‘We need to stop fighting this much. It hurts so bad.’

He didn’t respond. Just before he put his phone away, it beeped a second time.

‘Come back home Babe. Let’s talk. I’m sorry.’

Still, no response.

That was his way of passing a message and making his point. Silence. He signalled the bartender and paid the bill. The bartender smiled as George walked away, stashing the tip in his back pocket and served the next order.

Standing at the parking lot. He thought of calling an Uber. He fished his phone from his pocket and saw another text from Shiru. ‘George, never forget that I love you.’

He looked up the sky. Allowing the breeze to calm the emotions ranging inside of him. Part of him wanted to text back, finally, but his pride wouldn’t let him.

He ditched the Uber idea and got into his car. Decided to drive around the city aimlessly until he was ready to go home.

If only, he knew what was about to happen, he would have done his best to reach out to her.

Just after driving through Mbagathi road for the second time, he made a left turn towards Mombasa road and held his phone. He wanted to text her, that he’s coming back home and she shouldn’t worry and maybe say he loves her too.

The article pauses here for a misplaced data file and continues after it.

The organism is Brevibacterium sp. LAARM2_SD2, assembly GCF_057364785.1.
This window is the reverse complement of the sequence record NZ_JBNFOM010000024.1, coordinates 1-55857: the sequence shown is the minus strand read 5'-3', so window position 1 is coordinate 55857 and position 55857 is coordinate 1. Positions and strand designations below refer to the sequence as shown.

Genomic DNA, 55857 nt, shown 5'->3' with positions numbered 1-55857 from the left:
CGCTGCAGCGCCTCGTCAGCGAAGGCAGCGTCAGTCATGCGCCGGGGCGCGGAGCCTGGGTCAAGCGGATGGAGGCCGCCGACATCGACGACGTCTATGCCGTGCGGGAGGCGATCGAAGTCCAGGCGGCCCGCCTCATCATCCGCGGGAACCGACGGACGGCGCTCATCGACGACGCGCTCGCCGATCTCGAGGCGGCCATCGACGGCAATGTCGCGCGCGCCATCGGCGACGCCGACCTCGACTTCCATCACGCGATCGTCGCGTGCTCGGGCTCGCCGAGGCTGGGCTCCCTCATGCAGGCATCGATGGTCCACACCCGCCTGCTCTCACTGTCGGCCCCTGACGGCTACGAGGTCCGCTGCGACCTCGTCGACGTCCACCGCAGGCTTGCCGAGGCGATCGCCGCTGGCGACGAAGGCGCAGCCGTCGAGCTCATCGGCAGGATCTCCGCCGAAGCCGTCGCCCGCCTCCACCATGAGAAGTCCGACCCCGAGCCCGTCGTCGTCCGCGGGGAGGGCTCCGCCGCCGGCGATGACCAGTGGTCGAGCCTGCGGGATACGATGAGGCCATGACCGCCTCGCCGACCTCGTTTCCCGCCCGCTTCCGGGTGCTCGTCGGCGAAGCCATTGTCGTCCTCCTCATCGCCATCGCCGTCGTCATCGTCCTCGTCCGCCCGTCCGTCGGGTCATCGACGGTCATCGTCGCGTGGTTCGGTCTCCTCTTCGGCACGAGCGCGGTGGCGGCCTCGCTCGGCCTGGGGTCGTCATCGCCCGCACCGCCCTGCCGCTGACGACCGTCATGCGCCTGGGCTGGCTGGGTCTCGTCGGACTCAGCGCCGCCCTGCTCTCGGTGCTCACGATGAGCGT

As he typed the first words, his windscreen smashed on his face. Pieces of glass covering the entire dashboard. He swerved the car in terrible shock. Trying to make sense of what had just happened. The adrenaline.

Then the second bullet hit him.

He had unknowingly driven into the middle of a gunfight that night. The car in front was where the bullets were coming from. He was bleeding profusely. Having violently stopped the car.

He gasped for air.

He looked at his chest and saw blood all over. He tried screaming for help but only muffles came out. He was dying.

The phone he held in his hands a few minutes ago,was lying on the foot of the passenger seat.

Something told him to reach it and say his last words to Shiru. ‘I love you.’

He desperately tried reaching it, with the seat belt holding firm, and his soul leaving him. But he couldn’t.

His, h-e-a-r-t…s-t-o-p-p-e-d…b-e-a-t-i-n-g…

He was gone.

Gone without a goodbye.

His blog: muindikimanzi.com